Education Funding Keys Jay Chaudhuri’s North Carolina State Senate Bid
Jay Chaudhuri, shown with his wife, Sejal Mehta, their two children and their Labrador dog, has announced his candidacy for a state Senate seat in Wade Country, North Carolina. (Jay Chaudhuri campaign photo)
Posted: Thursday, June 11, 2015 10:30 am
Attorney Jay Chaudhuri, who May 1 resigned as general counsel to North Carolina Treasurer Janet Cowell, announced a bid June 2 to win election as the Democratic Party nominee May 3, 2016, for state Senate District 16 seat in Wade County, N.C.
The Indian American candidate told India-West June 9 that education is the overriding issue in his campaign.
The Republican-dominated General Assembly in North Carolina, he charged, has “not made its focus on investing in public education.”
“Teachers are leaving (North Carolina) for other states,” he said, adding that he views public education funding as “investing dollars in economic development.”
Other planks of his campaign platform include addressing “economic inequalities,” “the importance of an open and honest government” and economic growth, he amplified.
Chaudhuri is seeking a seat currently held by state Senator Josh Stein, a Democrat expected to announce any day a bid for state attorney general. Incumbent Attorney General Roy Cooper will run for the Democratic nomination for governor in 2016.
Born in Chattanooga, Tenn., and a resident of Cameron Village in Raleigh, with his wife, Sejal Mehta, a former New York prosecutor, and their two children, Chaudhuri has an extensive background in state government.
In addition to serving as general counsel and a policy adviser to Cowell, he was also Cooper’s special counsel and legislative counsel when Cooper was state Senate Majority Leader.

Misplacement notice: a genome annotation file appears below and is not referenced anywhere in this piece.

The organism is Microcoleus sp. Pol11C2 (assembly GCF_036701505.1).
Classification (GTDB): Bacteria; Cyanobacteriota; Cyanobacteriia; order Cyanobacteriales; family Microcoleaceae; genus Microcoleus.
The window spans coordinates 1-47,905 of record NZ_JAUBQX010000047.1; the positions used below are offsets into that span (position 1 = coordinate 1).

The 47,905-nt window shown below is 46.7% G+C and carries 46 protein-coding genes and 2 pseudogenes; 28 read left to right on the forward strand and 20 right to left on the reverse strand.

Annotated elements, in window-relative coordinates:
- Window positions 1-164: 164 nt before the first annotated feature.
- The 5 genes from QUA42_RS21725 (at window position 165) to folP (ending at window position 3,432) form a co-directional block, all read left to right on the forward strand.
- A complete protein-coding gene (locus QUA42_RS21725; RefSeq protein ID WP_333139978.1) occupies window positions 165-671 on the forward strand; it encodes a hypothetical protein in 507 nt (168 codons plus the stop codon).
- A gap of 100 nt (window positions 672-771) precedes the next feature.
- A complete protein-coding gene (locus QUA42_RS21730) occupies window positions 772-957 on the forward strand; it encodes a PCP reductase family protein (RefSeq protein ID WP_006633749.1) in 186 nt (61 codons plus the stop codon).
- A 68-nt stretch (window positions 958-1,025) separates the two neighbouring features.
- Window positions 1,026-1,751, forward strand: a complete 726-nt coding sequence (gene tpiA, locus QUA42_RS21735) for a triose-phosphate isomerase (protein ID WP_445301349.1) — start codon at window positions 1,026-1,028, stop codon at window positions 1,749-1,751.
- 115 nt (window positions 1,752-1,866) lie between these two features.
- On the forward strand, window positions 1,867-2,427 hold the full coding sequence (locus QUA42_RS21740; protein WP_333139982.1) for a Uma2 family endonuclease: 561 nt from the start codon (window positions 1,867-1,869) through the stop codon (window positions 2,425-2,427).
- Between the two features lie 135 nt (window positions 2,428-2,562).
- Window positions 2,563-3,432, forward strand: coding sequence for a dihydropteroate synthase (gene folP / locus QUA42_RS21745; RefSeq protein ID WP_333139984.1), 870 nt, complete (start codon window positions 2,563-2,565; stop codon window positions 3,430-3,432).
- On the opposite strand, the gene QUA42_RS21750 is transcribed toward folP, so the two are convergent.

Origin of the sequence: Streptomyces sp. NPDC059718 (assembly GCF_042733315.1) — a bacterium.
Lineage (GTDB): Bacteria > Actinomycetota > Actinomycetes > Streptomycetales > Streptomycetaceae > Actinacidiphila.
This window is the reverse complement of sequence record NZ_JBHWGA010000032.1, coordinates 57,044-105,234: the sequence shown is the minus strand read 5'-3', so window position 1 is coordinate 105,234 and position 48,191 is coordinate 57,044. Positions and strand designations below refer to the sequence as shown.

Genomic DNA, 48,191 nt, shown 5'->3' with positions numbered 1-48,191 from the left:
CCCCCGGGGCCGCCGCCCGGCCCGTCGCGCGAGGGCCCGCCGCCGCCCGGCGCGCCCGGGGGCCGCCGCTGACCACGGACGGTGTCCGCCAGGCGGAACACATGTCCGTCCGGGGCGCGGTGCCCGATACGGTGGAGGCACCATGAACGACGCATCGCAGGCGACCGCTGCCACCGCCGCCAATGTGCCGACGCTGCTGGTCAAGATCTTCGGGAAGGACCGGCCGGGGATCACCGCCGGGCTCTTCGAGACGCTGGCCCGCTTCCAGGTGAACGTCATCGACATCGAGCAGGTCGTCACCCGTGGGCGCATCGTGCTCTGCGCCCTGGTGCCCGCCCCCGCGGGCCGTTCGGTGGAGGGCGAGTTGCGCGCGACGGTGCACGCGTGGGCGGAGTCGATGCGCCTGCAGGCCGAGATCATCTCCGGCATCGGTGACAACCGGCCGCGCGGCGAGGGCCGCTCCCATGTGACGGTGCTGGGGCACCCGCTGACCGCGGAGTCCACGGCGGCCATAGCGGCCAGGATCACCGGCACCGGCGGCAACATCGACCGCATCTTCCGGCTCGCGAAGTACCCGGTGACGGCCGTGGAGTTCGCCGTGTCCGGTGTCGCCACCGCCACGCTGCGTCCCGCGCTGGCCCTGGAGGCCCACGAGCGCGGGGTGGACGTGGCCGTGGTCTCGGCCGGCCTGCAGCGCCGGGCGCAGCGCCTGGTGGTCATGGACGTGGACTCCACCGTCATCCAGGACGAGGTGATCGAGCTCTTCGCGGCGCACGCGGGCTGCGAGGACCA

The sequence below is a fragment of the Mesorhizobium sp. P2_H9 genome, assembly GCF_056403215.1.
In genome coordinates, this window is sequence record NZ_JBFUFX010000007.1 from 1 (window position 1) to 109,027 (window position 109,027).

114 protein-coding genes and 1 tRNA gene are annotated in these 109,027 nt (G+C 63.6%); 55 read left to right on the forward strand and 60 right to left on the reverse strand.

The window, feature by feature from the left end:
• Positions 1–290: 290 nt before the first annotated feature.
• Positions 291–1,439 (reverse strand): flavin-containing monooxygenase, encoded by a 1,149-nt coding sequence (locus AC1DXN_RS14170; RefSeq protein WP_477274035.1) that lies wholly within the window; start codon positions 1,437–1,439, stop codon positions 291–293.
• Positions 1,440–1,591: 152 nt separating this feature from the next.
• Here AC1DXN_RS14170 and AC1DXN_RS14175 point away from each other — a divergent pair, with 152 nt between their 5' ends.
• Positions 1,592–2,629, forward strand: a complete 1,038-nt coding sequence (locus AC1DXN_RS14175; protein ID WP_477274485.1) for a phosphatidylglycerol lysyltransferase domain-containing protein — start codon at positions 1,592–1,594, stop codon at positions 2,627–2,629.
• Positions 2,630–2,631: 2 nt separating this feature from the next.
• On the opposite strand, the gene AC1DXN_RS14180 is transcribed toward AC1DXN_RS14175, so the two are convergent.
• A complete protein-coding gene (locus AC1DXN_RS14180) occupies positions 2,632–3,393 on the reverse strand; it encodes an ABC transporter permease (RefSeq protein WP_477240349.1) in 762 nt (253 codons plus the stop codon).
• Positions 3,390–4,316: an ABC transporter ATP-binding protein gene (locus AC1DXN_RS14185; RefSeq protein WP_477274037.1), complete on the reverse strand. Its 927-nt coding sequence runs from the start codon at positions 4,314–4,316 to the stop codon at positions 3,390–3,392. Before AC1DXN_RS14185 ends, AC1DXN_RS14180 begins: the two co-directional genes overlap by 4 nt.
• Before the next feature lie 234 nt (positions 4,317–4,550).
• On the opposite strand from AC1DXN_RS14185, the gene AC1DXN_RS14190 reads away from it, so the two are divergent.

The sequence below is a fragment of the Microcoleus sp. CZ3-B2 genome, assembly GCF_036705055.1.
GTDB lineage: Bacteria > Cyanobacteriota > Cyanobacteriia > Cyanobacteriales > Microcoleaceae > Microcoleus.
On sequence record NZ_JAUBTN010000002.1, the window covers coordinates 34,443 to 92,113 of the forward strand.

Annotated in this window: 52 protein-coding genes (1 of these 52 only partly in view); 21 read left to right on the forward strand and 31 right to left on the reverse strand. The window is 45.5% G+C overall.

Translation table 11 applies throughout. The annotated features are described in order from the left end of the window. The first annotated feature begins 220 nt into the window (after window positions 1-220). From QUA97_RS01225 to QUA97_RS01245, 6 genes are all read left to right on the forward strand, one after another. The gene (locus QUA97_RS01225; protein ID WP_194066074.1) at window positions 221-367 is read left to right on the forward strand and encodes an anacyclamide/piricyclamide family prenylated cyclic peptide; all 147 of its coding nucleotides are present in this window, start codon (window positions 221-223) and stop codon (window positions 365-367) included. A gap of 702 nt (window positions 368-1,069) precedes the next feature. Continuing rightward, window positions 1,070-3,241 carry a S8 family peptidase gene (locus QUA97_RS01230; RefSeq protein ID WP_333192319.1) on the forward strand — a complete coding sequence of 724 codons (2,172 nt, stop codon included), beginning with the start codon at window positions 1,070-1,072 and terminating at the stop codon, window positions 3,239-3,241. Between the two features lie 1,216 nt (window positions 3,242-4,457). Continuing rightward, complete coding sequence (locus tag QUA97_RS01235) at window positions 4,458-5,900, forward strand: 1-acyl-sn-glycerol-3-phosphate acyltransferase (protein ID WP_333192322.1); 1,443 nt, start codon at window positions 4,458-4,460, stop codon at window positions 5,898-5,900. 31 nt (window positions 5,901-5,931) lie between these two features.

Before that, Chaudhuri clerked for now Chief Judge Linda McGee of the North Carolina Court of Appeals and was Jacob K. Javits Fellow for former U.S. Sen. Russell D. Feingold of Wisconsin.
He is the first candidate who has announced in the race, but he expects more Democrats to announce in the Democratic-leaning district. Stein captured 67.1% of the votes in 2014 against the GOP challenger.
Chaudhuri told India-West that he believes he will need to raise at least $500,000 to run a viable campaign, since Stein amassed more than $350,000 when he ran in 2008. He will concentrate his efforts in the district and in North Carolina, but he will seek donations from the Indian American community, he added.
Chaudhuri has already raised $105,041 from 113 donors in the first 10 days of the campaign, he announced in his June 2 press release. About 70% of the donors live in North Carolina and many contributors are making their first donation to a state campaign.
Chaudhuri’s parents, Debi and Mithu Chaudhuri, left India 50 years ago and settled in Fayetteville, N.C., where his father worked at the Veteran Administration Hospital.
Chaudhuri graduated from Davidson College in Charlotte, N.C., the Columbia University School of International and Public Affairs in New York and the North Carolina Central University School of Law.
Cowell, the first woman elected state treasurer in North Carolina, said in an endorsement statement, “I’m proud to support (Chaudhuri) because of his long and distinguished record of public service and his gift for bringing people together to get things done. He’s exactly the type of person we need in office right now.”
Chaudhuri said in the press release that, while serving as general counsel to Cowell, he helped recover more than $100 million for state pension and unclaimed property funds and led efforts to establish the first ever Innovation Fund, a $230 million fund to support and invest in businesses with significant operations in North Carolina.
His board service includes: the Z. Smith Reynolds Foundation Community Leadership Council; the North Carolina Central University School of Law Board of Visitors; Friends of the North Carolina Museum of Science; and the Raleigh Parks, Recreation, and Cultural Board.